Engr1410 CS Fa04

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Information about Engr1410 CS Fa04

Published on January 11, 2008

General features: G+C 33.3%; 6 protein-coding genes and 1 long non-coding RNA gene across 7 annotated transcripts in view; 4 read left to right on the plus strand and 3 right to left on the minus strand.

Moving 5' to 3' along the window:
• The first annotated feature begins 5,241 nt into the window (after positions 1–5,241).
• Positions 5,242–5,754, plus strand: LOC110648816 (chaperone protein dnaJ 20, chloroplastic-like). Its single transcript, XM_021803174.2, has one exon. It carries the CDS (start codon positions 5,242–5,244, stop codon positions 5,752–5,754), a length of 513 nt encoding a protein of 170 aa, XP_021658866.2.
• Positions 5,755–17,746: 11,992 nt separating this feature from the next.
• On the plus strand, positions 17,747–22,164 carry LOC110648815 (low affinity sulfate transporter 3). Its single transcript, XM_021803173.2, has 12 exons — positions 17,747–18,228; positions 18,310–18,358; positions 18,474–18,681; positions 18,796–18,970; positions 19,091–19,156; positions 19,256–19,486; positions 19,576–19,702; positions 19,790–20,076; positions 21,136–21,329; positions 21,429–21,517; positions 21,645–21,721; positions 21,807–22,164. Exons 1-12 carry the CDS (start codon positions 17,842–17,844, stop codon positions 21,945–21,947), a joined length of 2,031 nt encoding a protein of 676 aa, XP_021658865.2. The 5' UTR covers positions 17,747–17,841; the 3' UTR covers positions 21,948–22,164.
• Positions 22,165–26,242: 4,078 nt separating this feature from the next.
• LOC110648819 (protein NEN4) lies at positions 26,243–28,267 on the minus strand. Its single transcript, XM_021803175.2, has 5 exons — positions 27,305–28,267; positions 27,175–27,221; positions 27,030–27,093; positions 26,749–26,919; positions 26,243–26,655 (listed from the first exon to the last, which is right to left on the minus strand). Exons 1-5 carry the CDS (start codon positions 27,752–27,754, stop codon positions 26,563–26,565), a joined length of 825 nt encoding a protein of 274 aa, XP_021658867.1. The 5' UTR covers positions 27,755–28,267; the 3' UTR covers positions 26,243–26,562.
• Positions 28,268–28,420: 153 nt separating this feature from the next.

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Slide1:  Overview of Computer Science John K. Antonio, Director School of Computer Science College of Engineering University of Oklahoma Norman, Oklahoma November 2004 www.cs.ou.edu Slide2:  Outline Computing Before Time: Pre-1980’s Computing in the Future: CS Research at OU Overview of the School of Computer Science Slide3:  Computing Before Time: Pre-1980’s This historical perspective starts in the year 1622 and goes through to the year 1976 References for this Section [1] IEEE Computer Society Web Site on the “History of Computing,” http://www.computer.org/history/ [2] E. C. Hall, Journey to the Moon: History of the Apollo Guidance Computer, AIAA, Reston VA, 1996. Slide4:  1622: The slide rule (originally circular) based on Napier's logarithms Computing Before Time: Pre-1980’s Slide5:  1642: Blaise Pascal created an adding machine with automatic carries from one position to the next Computing Before Time: Pre-1980’s Slide6:  1673: Using a stepped cylindrical gear, Gottfried Leibniz built a calculator capable of multiplication in which a number was repeatedly and automatically added into an accumulator. 1822: Charles Babbage recognized that mathematical, celestial, and navigation tables were full of errors; leading to the loss of ships. He suggests that it should be possible to compute the table entries using a steam engine. He begins to design the Difference Engine for the purposes of computing the entries in navigation and other tables. Computing Before Time: Pre-1980’s Slide7:  Babbage’s Difference Engine (1822) Computing Before Time: Pre-1980’s Slide8:  1833 - 1847: Charles Babbage designed the Analytical Engine that had the basic components of a modern computer He completed 21 drawings for its construction, but did not complete the manufacture himself. From these plans, a working version of the machine was constructed in 1991 using only 1800’s technology. Computing Before Time: Pre-1980’s Slide9:  1854: George Boole describes his system for symbolic and logical reasoning that becomes later the basis for computer design 1890: Herman Hollerith won the competition for the delivery of data processing equipment to assist in the processing of the data from the 1890 US Census. 1914: Calculating-Tabulating-Recording (C-T-R) company founded by Hollerith and others. 1924: C-T-R renamed IBM. 1937: Alan Turing developed the idea of a “Universal Machine” capable of executing any describable algorithm, and forming the basis for the concept of “computability.” Turing’s ideas differed from those of others who were solving arithmetic problems by introducing the concept of “symbol processing.” Computing Before Time: Pre-1980’s Slide10:  1930’s: Aikens conceives the Harvard Mark I, also known as the IBM Automatic Sequence Control Calculator (ASCC). An automatic, general purpose, electromechanical calculator. The ASCC was not a stored program machine but instead was driven by a paper tape containing the instructions. Computing Before Time: Pre-1980’s Slide11:  1944: Grace Murray Hopper went to work for Aiken at Harvard and became a programmer (then called “coders”) on the Mark I. When the machine stops (frequently) Hopper tells Aiken that they are “debugging” the computer. The first computer bug (found in hardware!) was beaten to death in the jaws of a relay, literally. Computing Before Time: Pre-1980’s Slide12:  The first computer bug (Hopper glued it into her logbook). Computing Before Time: Pre-1980’s Slide13:  As a pioneer Computer Programmer and co-inventor of COBOL, Rear Admiral Grace Murray Hopper was known as the Grand Lady of Software, Amazing Grace, and Grandma COBOL. Computing Before Time: Pre-1980’s Slide14:  1943: A major need for supporting the war effort was to decrypt the intercepted messages of the German forces. A team, including Alan Turing, built a series of machines culminating in 1943 with Colossus. 1943: Work on ENIAC was started in 1943 under the guidance of John Brainerd, Dean of the Moore School of Electrical Engineering at the University of Pennsylvania. 1943-1956: By 1956, the ENIAC had grown to 17,000 vacuum tubes, weighed 60,000 pounds (about 20 Buicks), required 16,000 cubic feet (about 25’ x 25’ x 25’) of space, and consumed 174 KW of electrical power (about 3,000 reading lamps). Computing Before Time: Pre-1980’s Slide15:  Photo shows Eckert on left and Goldstine on right, holding an arithmetic unit from the ENIAC. Computing Before Time: Pre-1980’s Slide16:  Photo of the ENIAC. Computing Before Time: Pre-1980’s Slide17:  1947: William Shockley, John Bardeen, and Walter Brattain invent the “transfer resistance” device, later to be known as the transistor that will revolutionize the computer and give it the reliability that could not achieved with vacuum tubes. Computing Before Time: Pre-1980’s Slide18:  1954-1957: John Backus proposed the development of a programming language that would allow user to express their problems in commonly understood mathematical formulae -- later to be named FORTRAN. Computing Before Time: Pre-1980’s Slide19:  1956: Bell Labs unveils the transistor. 1958: Jack Kilby of Texas Instruments, Inventor of the Integrated Circuit. Awarded the 2000 Nobel Prize in Physics! 1961: President Kennedy announces a national goal to land a man on the moon and return him safely to earth; to be accomplished before the end of the decade. 1969: Apollo 11 completes mission of manned lunar landing and return. Without the creation of the sophisticated high-technology guidance computer, the Apollo 11 mission would not have been possible. Computing Before Time: Pre-1980’s Slide20:  Functional characteristics of the Apollo Computer Computing Before Time: Pre-1980’s Slide21:  Early bench implementations of the Apollo Computer Computing Before Time: Pre-1980’s Slide22:  The integrated circuit made it possible to reduce the size of the Apollo guidance and control computer to enable it to fit! Computing Before Time: Pre-1980’s Slide23:  The “DSKY” of the Apollo computer (DSKY = Display and Keyboard) Computing Before Time: Pre-1980’s Slide24:  Command module with DSKY circled. Computing Before Time: Pre-1980’s Slide25:  1969: Work on ARPAnet begins. Bell Telephone Laboratories withdrew from Project MAC (Multics). Ritchie and Thompson began work on their own operating system, that instead of being targeted to multiple users, would concentrate on the single user and thus in a play on the name Multics, it was named UNIX. 1973: Don Knuth delivers three volumes that turn out to be the “bibles” of software development. Contained many of the basic algorithms of the field that became known as “data structures” and many of the techniques of programming that would become the basis of “software engineering.” Computing Before Time: Pre-1980’s Slide26:  1975: Edward Roberts, William Yates, and Jim Bybee develop the MITS Altair 8800. The price was $375, contained 256 bytes of memory (not 256k),but had no keyboard, no display, and no auxiliary storage device. Later, Bill Gates and Paul Allen wrote their first product for the Altair -- a BASIC compiler (named after a planet on a Star Trek episode). Computing Before Time: Pre-1980’s Slide27:  1976: Steve Jobs and Steve Wozniak produced the Apple II that was assembled and complete with its own keyboard and monitor. Computing Before Time: Pre-1980’s Slide28:  Outline Computing Before Time: Pre-1980’s Computing in the Future: CS Research at OU Overview of the School of Computer Science Slide29:  Wearable Computing Professor Andrew H. Fagg Anytime, anywhere computing and communication Digital assistants for the automated retrieval and management of information Multimodal interfaces: dynamically deciding how to communicate with the user through the display or through speech Interaction with robots and sensor networks Research Issues Sensor processing and fusion for the extraction of user context Machine learning approaches for tuning the computer’s interaction with the user Distributed agent architectures User interface design School of Computer Science Slide30:  Adaptation and Learning at All Levels in Intelligent Robots Professor Dean F. Hougen Problem: How can teams of robots learn to improve their behavior at all levels, from low-level sensing and acting to high-level team collaborations? Importance: Robots can move beyond factories to more workplaces and homes if they can learn as they work. Current Solution: Hard-coded behaviors for most or all parts of robot behavior. Weaknesses: Hand-coding is expensive and resulting behaviors are inefficient . Solution: Emerging machine-learning methods, such as memetic learning, combined with hybrid control. Research Issues Informing behaviors at different levels of newly learned information. Learning quickly from a small number of training examples. School of Computer Science Slide31:  Pipeline Monitoring: Multi-hop Sensor Wireless Network Professor Sridhar Radhakrishnan Problem: Develop continuous real-time monitoring of pipelines to determine leak and other structural damages. Importance: Failure of gas pipelines will result in both human, property, and environmental damage. Current Solution: Low flying aircraft, visual inspection, and use of pigs for internal monitoring. Weaknesses: Expensive, non-continuous monitoring, fail-first, fix-later solutions. Solution Multi-hop wireless sensor network with appropriate sensor fusion technologies. Research Issues Communication in the presence of unreliable sensors Power aware strategies Optimal sensor configuration and data fusion School of Computer Science Slide33:  Research on molecular/DNA computing Professor Qi Cheng Advantages of using molecular/DNA computers High information density: One gram of dry DNA can hold as much information as approximately one trillion CDs. Massive parallelism: DNA replication can easily reach the rate equivalent to 1000Gbits/sec. Inexpensive: 1017 DNA sequence for $30. Research issues: Reliability. School of Computer Science Why do we study molecular/DNA computers? We are hungry for computing power in processors and information density in memory chips. Slide34:  Mobile Ad Hoc Database Systems [Funded by NSF] Professor Le Gruenwald Problem: To provide a real-time information management system in a mobile environment where there are no fixed infrastructures. Importance: To be used in time-critical mobile applications in Battlefield and Disaster recovery situations like fire fighting, earth quake rescue operations. Current Solution: Communication through walkie-talkies. Weaknesses: Cannot store and retrieve information conveniently, is a hassle in hostile situations, is not secure, does not take energy and timing constraints into consideration. Solution A Real Time Energy-Efficient Database System for Mobile Ad-Hoc Networks using single/multi hop communication. Research Issues Transaction Management Data Caching and Data Replication Concurrency Control Protocol Commit Protocol Recovery Subsystem Energy and Timing Constraints Handling School of Computer Science TraSH: Seamless Handover in Data and Space Networks:  TraSH: Seamless Handover in Data and Space Networks Simulation and Linux-based experimental testbed is being used to test the performance of TraSH. Performance of TraSH will be compared with that of Mobile IP for achieving seamless handover. Develop Transport layer Seamless Handover (TraSH) for next generation data and space networks based on multihoming. Solve the problem of packet loss, latency during handovers, security and deployment issues. Mohammed Atiquzzaman/University of Oklahoma Problem Procedure Mobile IP can be used for handover in data and space networks. Mobile IP results in packet losses and high latency during handovers. Other problems include: inefficient routing, interaction with security solutions, and deployment issues. Seamless Handover Primary SCTP Secondary SCTP Subnet 1 Subnet 2 Internet Objective Slide36:  Real Software Engineering Professor Rex Page Problem: Apply principles of science and mathematics (especially logic) in the design and construction of software. Importance: “Software engineering” has, here-to-for, had little to do with engineering, according to the dictionary definition of the term. As a result, software products are usually delivered way late, if at all, and in bad repair. Real engineering may improve this state of affairs. Current Solution: Hack ‘til it seems to work (or you’re too brain-fried to care, or your boss tells you to stop). Weaknesses: Expensive software projects, scheduling nightmares, and bad software. Solution Apply mechanized logic, using products like ACL2, Coq, and HOL, in practical, software design and development projects. Research Issues Applying mechanized logic in small projects Scaling mechanized logic to larger projects Measuring effectiveness of mechanized-logic approaches to software engineering School of Computer Science Slide37:  Project: Abstraction and Structure for Software Engineers Professor Deborah A. Trytten Problem: Integrating proper software engineering practices into lower division computer science textbooks. Importance: Many CS students will go on to practice software engineering professionally. We need to build these skills in our students as early and as often as possible. Current Solution: Students learn some software engineering practices in lower division courses that are improved in the senior capstone course. Weaknesses: Students spend years developing bad software engineering habits that have to be changed in the capstone sequence, or on the job. Solution I am writing a textbook for McGraw-Hill that will make it possible for students with as little as one semester of programming experience to use light weight software engineering processes that are designed to model processes used industrially. Research Issues Selection of relevant software processes Selection of relevant software tools, particularly those that are legally available free of charge to students Development of unique case studies to demonstrate the processes Development of case studies that are socially relevant Placement of material relative to other common computer science classes, such as data structures School of Computer Science Slide38:  Outline Computing Before Time: Pre-1980’s Computing in the Future: CS Research at OU Overview of the School of Computer Science Slide39:  Overview of the School of Computer Science Brief History 1972: CS began under direct Provost supervision 1976: CS combined with EE to create School of EE&CS 1991: Task force recommends forming separate School of CS 1992: School of CS formed with eight faculty 2004: School of CS has fifteen tenured/tenure- track faculty Slide40:  Strategic Planning All CoE schools devise strategic plans in support of a common vision: To produce graduates sought first … Strategic plan involves four basic strategies: Innovation in education Expanding traditional research role of faculty Attracting excellent students Emphasis on Interdisciplinary Research Overview of the School of Computer Science Slide41:  CS at OU - Undergraduate Program CS-administered degrees and programs: BS in CS Minor in CS Accelerated BS/MS dual-degree programs CS-supported degrees and programs Computer Engineering IE degree with IT option Math degree with CS option Slide42:  CS at OU - Undergraduate Program BS in CS Accredited by CSAB in 1997 Reaccredited by ABET in 2004 Only accredited CS program from public institution in Oklahoma Curriculum newly revised Enrollment management policy enforced in 1999 to limit rapidly growing enrollment (2.8 GPA required to take upper division courses) Slide43:  Required Math and Science Courses for BS in CS Math 1823 Calculus I Math 2423 Calculus II Math 2433 Calculus III Math 2443 Calculus IV Math 3113 Differential Equations Math 3333 Linear Algebra *Math 4753 Applied Statistics (or IE 3293) *Math 4073 Numerical Analysis (or AME 3723) Chem 1315 General Chemistry I Phys 2514 General Physics Chem 1415 General Chemistry II or Phys 2424 General Physics * By taking Math versions of Applied Statistics and Numerical Analysis, CS students earn a minor in Mathematics CS at OU - Undergraduate Program Slide44:  Required CS Courses for BS in CS CS 1323 Intro. to Computer Programming CS 1813 Discrete Mathematics CS 2334 Programming Structures and Abstractions CS 2413 Data Structures CS 2613 Computer Organization CS 3053 Graphical User Interfaces CS 3113 Introduction to Operating Systems CS 3823 Theory of Computation CS 4263 Software Engineering I CS 4273 Software Engineering II CS 4313 Programming Languages CS 4413 Algorithm Analysis CS at OU - Undergraduate Program Slide45:  Elective CS Courses for BS in CS (Must take at least three from the following list) C S 4013 Artificial Intelligence C S 4023 Introduction to Intelligent Robotics C S 4053 Computer Graphics C S 4113 Operating Systems Theory C S 4133 Data Networks C S 4323 Compiler Construction C S 4433 Computation Methods in Discrete Optimization C S 4513 Database Management C S 4613 Computer Architecture C S 4743 Scientific Computing I C S 4973 Cyber Forensics CS at OU - Undergraduate Program Slide46:  CS at OU - Undergraduate Program Prerequisite Structure for required CS Courses Slide47:  CS at OU - Undergraduate Program CS Students Student enrollment in the BS program grew from about 250 in 1995 up to 350 in 2001. Now stabilized at ~ 300. Number of women in program:18.6% (13 year average) 12% national scholars; 23% in honors program; 24% have ACT score of 30 or greater ACM programming team competition Top two regional teams (of 70) go to World Finals OU often makes World Finals (e.g., we did 2000) Graduates are sought after by top national and regional companies Slide48:  CS at OU - Research Research Areas: Bioinformatics Computer Architecture Cryptography Database Systems DNA Computing Education Embedded Computing High Performance Computing Human Computer Interface Intelligent Systems and Robotics Networking and Telecommunications Scientific Computing Software Engineering Security and Computer Forensics Theory Slide49:  CS at OU - Faculty Teaching Mission Currently 15 tenure-track or tenured faculty Employ two part-time instructors Employ about fifteen TAs (plus about 30 RAs) Strong commitment to teaching – numerous awards Scholarly and Creative Activity: About 4 scholarly publications annually per faculty member Externally funded research expenditures increased by 600% in five years (from $120K to over $1M) Two IEEE Fellows, one ACM Fellow, one GLC Professor, one Hitachi Chair, one Presidential Prof Slide50:  CS at OU - Summary Excellent undergraduate and graduate students/programs Have an excellent record of scholarship and professional service A number of senior-level faculty have excellent national visibility Strongest program in the state; well-respected by Big-12 peers Able to recruit top junior faculty from top institutions Computer Science at OU has all the ingredients to continue to rise to a level of national prominence Join the Excitement! Slide51:  CS Students DO Graduate! Questions?